It is the day after Evo Morales's victory in Bolivia's elections, and the special forces counternarcotics teams are streaming back into their base in the Chapare jungle. Col. Rosalio Alvarez Claros, commander of the base, watches them from his office window. "We will continue with our work here, as usual, until someone tells us to stop," he says softly, "... and that hasn't happened yet."
But such an order might not be far off.
Mr. Morales campaigned on the promise of decriminalizing coca. This is seen as a slap in the face to the US, which gives Bolivia - the world's third-largest coca producer after Colombia and Peru - $150 million in aid every year, most of which goes toward the eradication of coca, the destruction of cocaine labs, and finding alternative agricultural projects.
Morales's stance on coca may also have regional ramifications. In neighboring Peru - the world's second-biggest coca-leaf provider, with more than 123,000 acres under cultivation - rising political star Ollanta Humala, a populist leader like Morales, has also vowed to decriminalize coca if elected president in April.
"There is as radical a coca movement here as in Bolivia, and the two coordinate," says Jaime Antesana Rivera, a narcotrafficking expert at Lima's Instituto Peruano de Economia y Politica (IPEP). "Morales's victory will certainly have an impact here, favoring the coca growers and further confounding US counternarcotics efforts in the whole region."
Bolivia grows approximately 67,000 acres of coca a year, according to Col. Luis Caballero Tirado, head of Bolivia's counter-narcotics police force (FELCN). Of those, under an agreement with the Bolivian government, 38,000 acres are cultivated legally and used for local consumption.
Revered for centuries by indigenous Bolivians, people use the coca leaf in ceremonies and chew it, saying that it wards off hunger and fights illness. Coca tea, meanwhile, is everywhere, sold in markets and served in tourist hotels.
The remainder of Bolivia's coca is grown illegally and turned into cocaine, says Caballero. The US State Department estimates that Bolivia produces and sends 71 tons of cocaine to the world market a year.
Drug statistics are often conflicting, or vague. Different reports out of the State Department itself estimate that, overall, anywhere between 358 and 744 tons of cocaine came into the US alone last year. A full 90 percent of that amount comes from Colombia, the region's biggest producer by far. Most of the $6 billion the US has spent on fighting drugs since 2000 has also gone to Colombia, a close US ally.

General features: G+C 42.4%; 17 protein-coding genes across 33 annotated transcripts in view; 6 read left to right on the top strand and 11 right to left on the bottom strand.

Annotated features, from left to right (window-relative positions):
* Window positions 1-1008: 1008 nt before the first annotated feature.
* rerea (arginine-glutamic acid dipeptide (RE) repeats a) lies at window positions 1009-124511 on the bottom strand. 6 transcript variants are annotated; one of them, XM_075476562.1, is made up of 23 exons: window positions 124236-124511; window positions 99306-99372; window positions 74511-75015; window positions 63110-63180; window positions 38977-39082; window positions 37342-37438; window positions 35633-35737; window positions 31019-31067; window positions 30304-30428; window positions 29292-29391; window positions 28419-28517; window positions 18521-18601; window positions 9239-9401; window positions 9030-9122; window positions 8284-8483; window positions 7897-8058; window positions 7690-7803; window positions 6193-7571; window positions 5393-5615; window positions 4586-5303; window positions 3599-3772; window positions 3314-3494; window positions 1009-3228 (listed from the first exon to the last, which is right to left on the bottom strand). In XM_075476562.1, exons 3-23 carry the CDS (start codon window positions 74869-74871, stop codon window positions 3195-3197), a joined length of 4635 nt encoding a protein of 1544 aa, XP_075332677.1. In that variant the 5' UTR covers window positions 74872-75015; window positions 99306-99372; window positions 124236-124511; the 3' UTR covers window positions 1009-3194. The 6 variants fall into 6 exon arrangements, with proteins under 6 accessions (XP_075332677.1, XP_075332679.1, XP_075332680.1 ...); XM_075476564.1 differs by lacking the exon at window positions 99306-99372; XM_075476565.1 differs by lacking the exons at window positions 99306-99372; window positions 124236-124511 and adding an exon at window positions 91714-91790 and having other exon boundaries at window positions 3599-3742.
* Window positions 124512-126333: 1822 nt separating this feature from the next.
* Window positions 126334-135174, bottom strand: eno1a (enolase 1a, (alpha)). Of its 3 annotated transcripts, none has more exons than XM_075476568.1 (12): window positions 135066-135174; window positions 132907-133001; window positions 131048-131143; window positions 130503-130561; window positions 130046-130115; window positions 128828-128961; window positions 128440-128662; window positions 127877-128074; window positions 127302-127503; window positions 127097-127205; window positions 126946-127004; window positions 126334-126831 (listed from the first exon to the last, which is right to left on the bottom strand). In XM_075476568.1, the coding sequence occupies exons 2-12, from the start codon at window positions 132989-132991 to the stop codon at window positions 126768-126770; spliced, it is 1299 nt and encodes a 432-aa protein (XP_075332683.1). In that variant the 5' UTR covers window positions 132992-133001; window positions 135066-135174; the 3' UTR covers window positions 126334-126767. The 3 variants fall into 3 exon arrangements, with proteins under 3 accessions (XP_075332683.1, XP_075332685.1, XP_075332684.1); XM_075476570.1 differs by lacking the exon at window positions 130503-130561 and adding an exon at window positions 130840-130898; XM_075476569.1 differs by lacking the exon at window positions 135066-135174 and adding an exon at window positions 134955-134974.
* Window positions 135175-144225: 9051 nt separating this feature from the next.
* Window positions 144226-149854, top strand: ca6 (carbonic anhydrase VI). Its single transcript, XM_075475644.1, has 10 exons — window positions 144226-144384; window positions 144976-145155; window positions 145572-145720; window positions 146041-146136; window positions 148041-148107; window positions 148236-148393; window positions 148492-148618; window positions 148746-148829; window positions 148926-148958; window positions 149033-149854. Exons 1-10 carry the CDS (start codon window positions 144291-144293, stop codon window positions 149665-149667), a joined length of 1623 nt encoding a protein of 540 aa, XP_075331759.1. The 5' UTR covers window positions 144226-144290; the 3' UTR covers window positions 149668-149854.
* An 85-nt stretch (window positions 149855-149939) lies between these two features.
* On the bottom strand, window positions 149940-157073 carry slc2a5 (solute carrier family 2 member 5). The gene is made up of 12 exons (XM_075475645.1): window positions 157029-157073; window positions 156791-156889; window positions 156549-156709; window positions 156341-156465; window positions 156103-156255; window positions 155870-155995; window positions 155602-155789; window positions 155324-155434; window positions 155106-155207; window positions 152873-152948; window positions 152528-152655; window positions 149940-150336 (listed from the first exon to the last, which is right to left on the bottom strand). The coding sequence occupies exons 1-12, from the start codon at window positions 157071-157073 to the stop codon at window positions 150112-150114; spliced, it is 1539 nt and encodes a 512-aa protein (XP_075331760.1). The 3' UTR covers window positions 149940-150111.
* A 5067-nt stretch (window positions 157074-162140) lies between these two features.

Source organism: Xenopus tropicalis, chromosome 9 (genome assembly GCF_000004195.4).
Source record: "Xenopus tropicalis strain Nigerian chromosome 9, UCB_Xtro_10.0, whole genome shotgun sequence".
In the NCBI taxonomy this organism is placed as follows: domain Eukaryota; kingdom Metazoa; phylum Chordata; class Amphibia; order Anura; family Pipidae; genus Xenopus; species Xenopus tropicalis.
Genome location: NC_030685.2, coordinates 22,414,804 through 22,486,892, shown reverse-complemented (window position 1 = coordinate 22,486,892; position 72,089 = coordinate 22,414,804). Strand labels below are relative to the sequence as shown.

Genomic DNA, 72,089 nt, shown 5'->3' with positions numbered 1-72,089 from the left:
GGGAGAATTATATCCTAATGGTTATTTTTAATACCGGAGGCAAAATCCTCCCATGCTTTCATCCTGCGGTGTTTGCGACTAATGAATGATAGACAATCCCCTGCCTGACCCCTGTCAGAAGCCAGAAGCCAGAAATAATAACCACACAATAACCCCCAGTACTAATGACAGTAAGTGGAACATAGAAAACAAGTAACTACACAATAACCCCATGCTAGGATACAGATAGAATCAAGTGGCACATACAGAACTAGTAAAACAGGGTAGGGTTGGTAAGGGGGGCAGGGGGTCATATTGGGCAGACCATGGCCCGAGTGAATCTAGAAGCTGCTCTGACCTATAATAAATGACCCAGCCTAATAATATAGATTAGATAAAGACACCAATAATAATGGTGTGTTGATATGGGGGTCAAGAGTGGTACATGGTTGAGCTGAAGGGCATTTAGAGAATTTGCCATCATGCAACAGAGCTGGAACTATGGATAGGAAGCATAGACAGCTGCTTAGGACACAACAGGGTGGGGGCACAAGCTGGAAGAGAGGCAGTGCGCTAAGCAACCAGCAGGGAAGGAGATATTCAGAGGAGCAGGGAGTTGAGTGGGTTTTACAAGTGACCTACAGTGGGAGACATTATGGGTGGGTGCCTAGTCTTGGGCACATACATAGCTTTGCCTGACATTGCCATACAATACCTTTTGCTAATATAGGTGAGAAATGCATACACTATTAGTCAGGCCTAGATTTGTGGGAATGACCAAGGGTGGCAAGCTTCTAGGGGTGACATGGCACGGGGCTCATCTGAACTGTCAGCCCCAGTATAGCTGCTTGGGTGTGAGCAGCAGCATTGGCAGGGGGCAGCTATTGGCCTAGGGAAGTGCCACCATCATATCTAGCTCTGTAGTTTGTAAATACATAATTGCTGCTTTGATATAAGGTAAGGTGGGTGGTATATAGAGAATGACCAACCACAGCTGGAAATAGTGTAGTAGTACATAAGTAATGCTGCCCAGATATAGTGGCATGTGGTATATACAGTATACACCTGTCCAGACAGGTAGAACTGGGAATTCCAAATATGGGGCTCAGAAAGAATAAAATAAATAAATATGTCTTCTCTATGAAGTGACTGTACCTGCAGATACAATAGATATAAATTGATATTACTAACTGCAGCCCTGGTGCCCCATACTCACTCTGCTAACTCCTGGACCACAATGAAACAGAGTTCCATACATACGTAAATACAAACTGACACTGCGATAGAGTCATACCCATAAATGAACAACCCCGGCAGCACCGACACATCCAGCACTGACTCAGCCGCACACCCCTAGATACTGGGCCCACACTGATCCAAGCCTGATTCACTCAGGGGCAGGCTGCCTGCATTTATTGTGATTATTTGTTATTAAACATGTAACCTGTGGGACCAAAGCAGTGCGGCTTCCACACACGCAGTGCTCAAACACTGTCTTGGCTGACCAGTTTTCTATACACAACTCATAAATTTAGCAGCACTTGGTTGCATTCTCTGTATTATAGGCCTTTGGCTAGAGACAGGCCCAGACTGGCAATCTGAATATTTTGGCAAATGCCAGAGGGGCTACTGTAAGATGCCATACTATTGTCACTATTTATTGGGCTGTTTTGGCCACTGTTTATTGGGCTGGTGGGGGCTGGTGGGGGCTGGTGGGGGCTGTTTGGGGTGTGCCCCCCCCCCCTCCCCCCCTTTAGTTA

"We are sustained by coca," says Leandro Valencia, a cocalero, or coca grower, who admits his plots are illegal. "I put my three children through school on coca money.... My daughter even learned how to drive [with proceeds].... You talk about drug problems, but whose problem is that? I care about money for my family."
Two-and-a-half acres of coca produces about 750 to 1,000 kilos (1,650 to 2,200 lbs.) of coca leaf a year, explains Caballero. This coca leaf is typically sold to middle men who take it to makeshift outdoor jungle laboratories nearby, where it is mashed and processed into a chunky cocaine paste.
That paste is moved out of the region to more sophisticated labs where it is refined. It is then transported out of Bolivia, hidden in everything from human stomachs to TV sets.
Some of the Bolivian cocaine goes to the US, but most, says Caballero, moves through Brazil to Europe. Local cocaine use has gone up 200 percent in the past decade, says the colonel.
The cocaleros here are paid anywhere between $800 and $1,000 for providing the coca leaves for one kilo of cocaine paste.
Once processed, the price of that kilo of paste cocaine goes up to $2,500, according to Caballero. Out on the streets of the US, that same kilo will have been diluted and become two or three kilos of the drug and be sold for anywhere between $220,000 and $240,000.
Growing coca, says Valencia, he can make "ten times" what he would make by growing pineapples or yucca, a staple crop here - and he does not have to worry about transportation to market, or buyers. It is estimated about 1,500 extended families in Chapare live off the cocaine business.
In 2005, Bolivian military units uprooted and destroyed 19,800 acres of coca fields, while the US Drug Enforcement Administration-trained FELCN destroyed 3,888 jungle cocaine labs, confiscated almost 50 tons of cocaine paste, and arrested 4,208 narcotraffickers, according to official statistics.
"We catch more - they produce more - then we catch more," says Alvarez. "The narcotraffickers have more money and better technology than we do So, who's winning? It is hard to say."
Morales stresses that he does not intend to be soft on narcotrafficking: "Yes to coca, no to cocaine," is his motto. He has repeatedly suggested that the additional coca cultivated would be absorbed by the local, legal market, or alternatively would jump-start a legal coca export industry with coca tea, coca wine, soft drinks, and coca toothpaste. But details on these plans remain sketchy.
The special forces teams have been out since dawn, between them walking hundreds of miles. They return drenched in sweat and with little to show for their efforts. The day's tally: one lab destroyed, and one vehicle carrying 15 kilos of sulfuric acid and 200 kilos of coca leaf stopped on the region's lone two-lane highway.
It's not much, admits agent Dennis Escobar Revollo, but, he explains: "it seems everyone was busy celebrating Evo's victory." The narcotraffickers know, he adds ruefully, "...that they will have plenty of time for cocaine later."
• Ms. Harman is Latin America correspondent for the Monitor and USA Today.